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Five Star Counsel Podcast

Author: John Strohmeyer

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What would a law firm built by the founders of Disney, Four Seasons, Amazon, and Zappos look like? Lawyers (and other professionals) aren't in the same "service" industry as those companies, but that doesn't mean we can't benefit from employing their rigorous service mindsets. We give you inspiration and tactics to smooth out your processes, bolster your reputation, and increase your revenue - every episode of Five Star Counsel has actionable tips for you to build the firm that clients rave about!
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The Five Star Counsel podcast is prepping for a little break while we wrap up season two and prepare for season three, which will focus on the practical implementation of building a modern, high-level legal firm.  As we dive into the day-to-day nuts and bolts, we'll share a range of tools and methods, from budget-friendly to more costly options. We recognize that every firm is different, so we'll provide non-prescriptive guidance and explore various approaches that can be adapted to your practice. Stay tuned for the upcoming season, and let us know your specific concerns and interests by using the Typeform link below. See you in May! https://strohmeyerlaw.typeform.com/to/yNnu98Qg#episode=xxxxx ----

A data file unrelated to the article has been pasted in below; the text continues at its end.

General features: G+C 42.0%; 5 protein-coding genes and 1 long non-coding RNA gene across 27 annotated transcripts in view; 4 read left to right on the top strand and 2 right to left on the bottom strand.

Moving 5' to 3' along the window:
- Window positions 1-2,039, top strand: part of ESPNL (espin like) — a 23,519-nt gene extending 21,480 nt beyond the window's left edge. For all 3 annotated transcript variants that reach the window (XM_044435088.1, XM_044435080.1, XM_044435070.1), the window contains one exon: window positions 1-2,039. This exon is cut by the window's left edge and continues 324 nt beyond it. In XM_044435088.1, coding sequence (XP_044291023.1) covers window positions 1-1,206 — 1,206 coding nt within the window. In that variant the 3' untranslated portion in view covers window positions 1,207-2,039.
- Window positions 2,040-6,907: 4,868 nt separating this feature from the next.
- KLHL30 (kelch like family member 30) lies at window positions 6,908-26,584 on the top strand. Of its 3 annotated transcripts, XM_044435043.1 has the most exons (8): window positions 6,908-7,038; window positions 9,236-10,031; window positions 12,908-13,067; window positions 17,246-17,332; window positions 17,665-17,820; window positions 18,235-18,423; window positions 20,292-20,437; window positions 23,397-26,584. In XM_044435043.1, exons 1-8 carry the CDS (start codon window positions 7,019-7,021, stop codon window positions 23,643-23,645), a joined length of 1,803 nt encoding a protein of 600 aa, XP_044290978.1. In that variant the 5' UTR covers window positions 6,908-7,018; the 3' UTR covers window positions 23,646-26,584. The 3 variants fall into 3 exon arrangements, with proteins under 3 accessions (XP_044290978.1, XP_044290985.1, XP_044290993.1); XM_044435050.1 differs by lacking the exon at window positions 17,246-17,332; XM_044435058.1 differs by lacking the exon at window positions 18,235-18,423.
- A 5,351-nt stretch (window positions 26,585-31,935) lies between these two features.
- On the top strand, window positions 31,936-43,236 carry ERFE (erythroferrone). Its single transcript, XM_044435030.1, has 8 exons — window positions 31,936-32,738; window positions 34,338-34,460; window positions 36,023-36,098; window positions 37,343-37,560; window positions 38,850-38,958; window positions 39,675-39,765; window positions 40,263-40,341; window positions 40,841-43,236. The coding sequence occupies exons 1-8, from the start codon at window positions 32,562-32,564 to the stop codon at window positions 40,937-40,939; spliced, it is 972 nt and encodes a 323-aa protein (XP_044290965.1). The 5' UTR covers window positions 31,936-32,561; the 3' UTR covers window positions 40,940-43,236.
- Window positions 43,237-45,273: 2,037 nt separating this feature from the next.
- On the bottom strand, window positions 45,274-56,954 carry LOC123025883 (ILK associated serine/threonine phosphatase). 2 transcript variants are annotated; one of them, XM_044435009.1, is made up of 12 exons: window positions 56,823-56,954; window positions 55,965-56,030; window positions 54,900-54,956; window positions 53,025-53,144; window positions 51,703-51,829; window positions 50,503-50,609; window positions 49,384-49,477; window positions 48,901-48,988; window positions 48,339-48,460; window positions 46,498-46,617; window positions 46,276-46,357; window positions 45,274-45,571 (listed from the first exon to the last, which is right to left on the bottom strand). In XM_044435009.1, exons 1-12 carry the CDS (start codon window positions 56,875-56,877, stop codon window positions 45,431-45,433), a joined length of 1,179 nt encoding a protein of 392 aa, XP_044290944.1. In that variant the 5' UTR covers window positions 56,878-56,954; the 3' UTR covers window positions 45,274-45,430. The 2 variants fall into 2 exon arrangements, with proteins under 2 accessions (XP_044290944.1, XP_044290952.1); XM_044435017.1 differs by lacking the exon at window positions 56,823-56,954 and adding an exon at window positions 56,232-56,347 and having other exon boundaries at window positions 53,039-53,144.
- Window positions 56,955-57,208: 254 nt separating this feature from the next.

Our show has tackled client service by framing it around one big question: "What would a firm created by the founders of Disney, Amazon, and Four Seasons look like?"  Today we try to summarize our Five Star Bootcamp by answering that question. Building a law firm requires starting with the business foundations of mission, vision, and values. The mission should be clear and consistent for both employees and clients. The values should guide the behavior of employees and drive the business forward. We need to provide results as a lawyer, but also humanize those results with great service  so that your firm can quickly recover from mistakes and build a strong brand.  Five star service isn't easy, but it will reward you, your employees, your clients, and ultimately, your firm's bottom line. ----- FiveStarCounsel.com Ask a question and we'll answer on the show! Get our FREE client service whitepaper!